Vietnam has so far this year gained fairly good and stable socioeconomic development, with an estimated GDP growth of 6.28 percent in the first half, the country's General Statistics Office said Friday.
Vietnam's GDP is estimated to have grown 6.28 percent in the first half of this year against the same period last year, including growth rates of 6.08 percent in the first quarter and 6. 44 percent in the second quarter.
Of the GDP growth of 6.28 percent, 0.42 percent came from agriculture, forestry and seafood sector, 2.98 percent from industry and construction sector, 2.22 percent from service sector, and 0.66 percent from taxes on products (excluding subsidies), said the office.
Among sectors that are estimated to have recorded the highest growth rates in the January-June period, manufacturing and processing industry has so far this year posted a growth of 9.95 percent, wholesales and retails 8.35 percent, mining 8.18 percent, forestry 8.07 percent, construction 6.60 percent, and finance, banking and insurance 5.85 percent.
Regarding the economic structure in the first half, agriculture, forestry and seafood sector made up 16.73 percent, industry and construction 33.45 percent, service 39.61 percent, and product tax 10.21 percent.
Regarding agricultural production, Vietnam has over 3.1 million hectares of winter-spring rice crop this year, down 4,300 hectares against the previous crop, said the office.
According to preliminary reports from cities and provinces nationwide, the total winter-spring rice output is estimated at 20. 7 million tons, down 153,300 tons. The Mekong Delta alone has so far this year gained a rice output of 11.1 million tons, down 61, 000 tons due to heat waves and disease and pest outbreaks.
According to preliminary reports from localities across Vietnam, the country has so far this year made total outputs of 442,000 tons of tea, up 2.4 percent; 315,000 tons of rubber, up 0.6 percent; 126,000 tons of pepper, up 5.4 percent; 336,000 tons of cashew nuts, up 1 percent; 249,000 tons of orange, up 1.4 percent; and 350,700 tons of litchi, up 14 percent.
As of April 1, Vietnam had housed 27.2 million pigs, 327.1 million fowls, 2.6 million buffaloes, 5.3 million bulls, and 253, 700 cows. The country has so far this year secured total seafood output of nearly 3.1 million tons, up 3.8 percent.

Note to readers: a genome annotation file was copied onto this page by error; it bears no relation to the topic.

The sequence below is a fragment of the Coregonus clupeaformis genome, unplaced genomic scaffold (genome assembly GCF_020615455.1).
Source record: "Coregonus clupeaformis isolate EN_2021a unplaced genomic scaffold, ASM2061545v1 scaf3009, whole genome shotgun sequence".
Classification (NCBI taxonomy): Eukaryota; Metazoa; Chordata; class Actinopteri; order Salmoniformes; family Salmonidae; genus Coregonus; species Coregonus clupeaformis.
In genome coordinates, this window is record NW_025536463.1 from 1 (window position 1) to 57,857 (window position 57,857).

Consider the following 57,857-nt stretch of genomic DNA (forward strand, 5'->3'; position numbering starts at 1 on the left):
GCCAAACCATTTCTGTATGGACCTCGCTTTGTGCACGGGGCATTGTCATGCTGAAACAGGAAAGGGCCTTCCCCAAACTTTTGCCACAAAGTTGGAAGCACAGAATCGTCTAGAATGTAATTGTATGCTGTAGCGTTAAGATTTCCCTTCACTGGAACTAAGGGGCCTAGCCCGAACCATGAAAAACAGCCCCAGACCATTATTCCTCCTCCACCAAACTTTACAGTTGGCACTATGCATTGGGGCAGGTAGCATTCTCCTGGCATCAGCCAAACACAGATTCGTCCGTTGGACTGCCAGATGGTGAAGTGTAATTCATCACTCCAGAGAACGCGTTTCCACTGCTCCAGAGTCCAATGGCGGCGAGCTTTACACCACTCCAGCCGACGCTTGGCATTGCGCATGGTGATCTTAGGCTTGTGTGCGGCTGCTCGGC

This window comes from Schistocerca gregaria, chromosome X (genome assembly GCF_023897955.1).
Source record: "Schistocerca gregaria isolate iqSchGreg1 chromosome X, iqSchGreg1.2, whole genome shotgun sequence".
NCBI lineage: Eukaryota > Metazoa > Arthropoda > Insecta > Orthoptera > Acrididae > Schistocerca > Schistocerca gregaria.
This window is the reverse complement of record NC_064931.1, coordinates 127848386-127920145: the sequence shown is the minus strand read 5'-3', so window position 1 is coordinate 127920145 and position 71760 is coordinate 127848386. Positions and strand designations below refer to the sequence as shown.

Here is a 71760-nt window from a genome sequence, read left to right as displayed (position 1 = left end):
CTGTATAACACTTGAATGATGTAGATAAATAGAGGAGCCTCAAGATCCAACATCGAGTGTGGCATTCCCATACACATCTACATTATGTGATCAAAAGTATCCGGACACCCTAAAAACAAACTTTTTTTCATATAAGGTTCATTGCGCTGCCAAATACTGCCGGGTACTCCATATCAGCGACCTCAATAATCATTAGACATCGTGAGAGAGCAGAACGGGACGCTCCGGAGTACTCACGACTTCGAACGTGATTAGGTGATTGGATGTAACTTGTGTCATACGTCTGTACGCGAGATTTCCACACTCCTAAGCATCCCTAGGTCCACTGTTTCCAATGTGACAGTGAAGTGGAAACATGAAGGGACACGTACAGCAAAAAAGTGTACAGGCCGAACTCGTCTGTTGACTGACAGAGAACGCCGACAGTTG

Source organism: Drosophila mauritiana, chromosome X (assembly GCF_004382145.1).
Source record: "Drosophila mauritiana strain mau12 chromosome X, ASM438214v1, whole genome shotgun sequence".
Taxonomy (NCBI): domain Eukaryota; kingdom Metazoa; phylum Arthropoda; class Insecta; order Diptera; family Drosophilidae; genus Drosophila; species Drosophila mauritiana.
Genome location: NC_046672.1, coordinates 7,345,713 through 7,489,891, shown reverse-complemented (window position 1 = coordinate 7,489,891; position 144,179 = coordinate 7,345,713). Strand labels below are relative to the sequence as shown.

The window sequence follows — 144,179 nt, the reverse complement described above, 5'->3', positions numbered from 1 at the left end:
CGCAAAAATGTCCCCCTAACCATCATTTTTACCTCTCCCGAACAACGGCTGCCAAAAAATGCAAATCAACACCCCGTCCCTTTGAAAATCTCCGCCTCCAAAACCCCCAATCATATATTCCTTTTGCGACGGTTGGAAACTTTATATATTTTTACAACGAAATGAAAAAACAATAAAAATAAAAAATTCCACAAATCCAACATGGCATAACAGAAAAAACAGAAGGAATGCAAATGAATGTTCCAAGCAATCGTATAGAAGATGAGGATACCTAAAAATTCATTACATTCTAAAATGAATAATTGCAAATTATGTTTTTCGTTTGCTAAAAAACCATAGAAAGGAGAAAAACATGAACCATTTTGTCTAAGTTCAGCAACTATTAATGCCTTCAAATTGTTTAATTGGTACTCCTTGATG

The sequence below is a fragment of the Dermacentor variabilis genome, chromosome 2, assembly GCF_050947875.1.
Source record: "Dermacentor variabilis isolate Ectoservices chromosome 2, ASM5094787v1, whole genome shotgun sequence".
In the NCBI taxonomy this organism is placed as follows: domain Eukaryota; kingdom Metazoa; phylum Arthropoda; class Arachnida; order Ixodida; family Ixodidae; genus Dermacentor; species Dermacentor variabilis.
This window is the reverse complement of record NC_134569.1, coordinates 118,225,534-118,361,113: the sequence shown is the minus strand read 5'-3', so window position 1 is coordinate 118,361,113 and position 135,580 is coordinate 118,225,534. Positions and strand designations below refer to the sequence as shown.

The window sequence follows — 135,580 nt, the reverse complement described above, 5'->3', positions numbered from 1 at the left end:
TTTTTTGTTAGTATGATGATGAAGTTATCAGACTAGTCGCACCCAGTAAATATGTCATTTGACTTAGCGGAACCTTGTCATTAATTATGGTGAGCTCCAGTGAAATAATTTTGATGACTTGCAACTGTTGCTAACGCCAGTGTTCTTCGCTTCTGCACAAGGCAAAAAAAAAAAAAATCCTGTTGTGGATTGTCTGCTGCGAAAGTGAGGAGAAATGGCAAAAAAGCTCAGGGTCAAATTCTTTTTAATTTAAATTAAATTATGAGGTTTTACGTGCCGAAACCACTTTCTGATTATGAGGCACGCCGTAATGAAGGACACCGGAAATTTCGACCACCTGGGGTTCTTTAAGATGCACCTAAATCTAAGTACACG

Since the beginning of this year, Vietnam has seen 45,406 enterprises established with total registered capital of 282,400 billion Vietnamese dong (13 billion U.S. dollars), posting respective year-on-year rises of 21.7 percent and 22.3 percent, according to the country's Ministry of Planning and Investment. Meanwhile, 4,708 enterprises stopped operation, most of them had registered capital of below 10 billion Vietnamese dong (461,000 U. S. dollars).
Vietnam has so far this year lured foreign direct investment of nearly 5.5 billion U.S. dollars, down 19.8 percent, said the office. Specifically, the country licensed 757 new FDI projects with total registered capital of over 3.8 billion U.S. dollars, up 15.4 percent in project number, but down 21 percent in capital; and saw 281 operational FDI projects raise combined capital by nearly 1.7 billion U.S. dollars.
Between January and June, Vietnam is estimated to have secured total export turnovers of 77.7 billion U.S. dollars, up 9.3 percent, and import turnovers of 81.5 billion U.S. dollars, up 17. 7 percent against the same period last year, said the Ministry of Industry and Trade.
The number of Vietnamese working people aged 15 upward in the first half of this year is estimated at nearly 52.6 million, with 45.1 percent working in agricultural, forestry and fishery sector, 21.8 percent in industry and construction sector, and 33.1 percent in service sector. The unemployment rate in the six-month period is estimated at over 2.4 percent, said the office.
Vietnam is estimated to welcome 3.8 million foreign visitors in the first half of this year, a decline of 11.3 percent over the same period last year, according to the Vietnam National Administration of Tourism. Numbers of visitors from most of Asian markets, excluding China's Taiwan, South Korea and Singapore, dropped.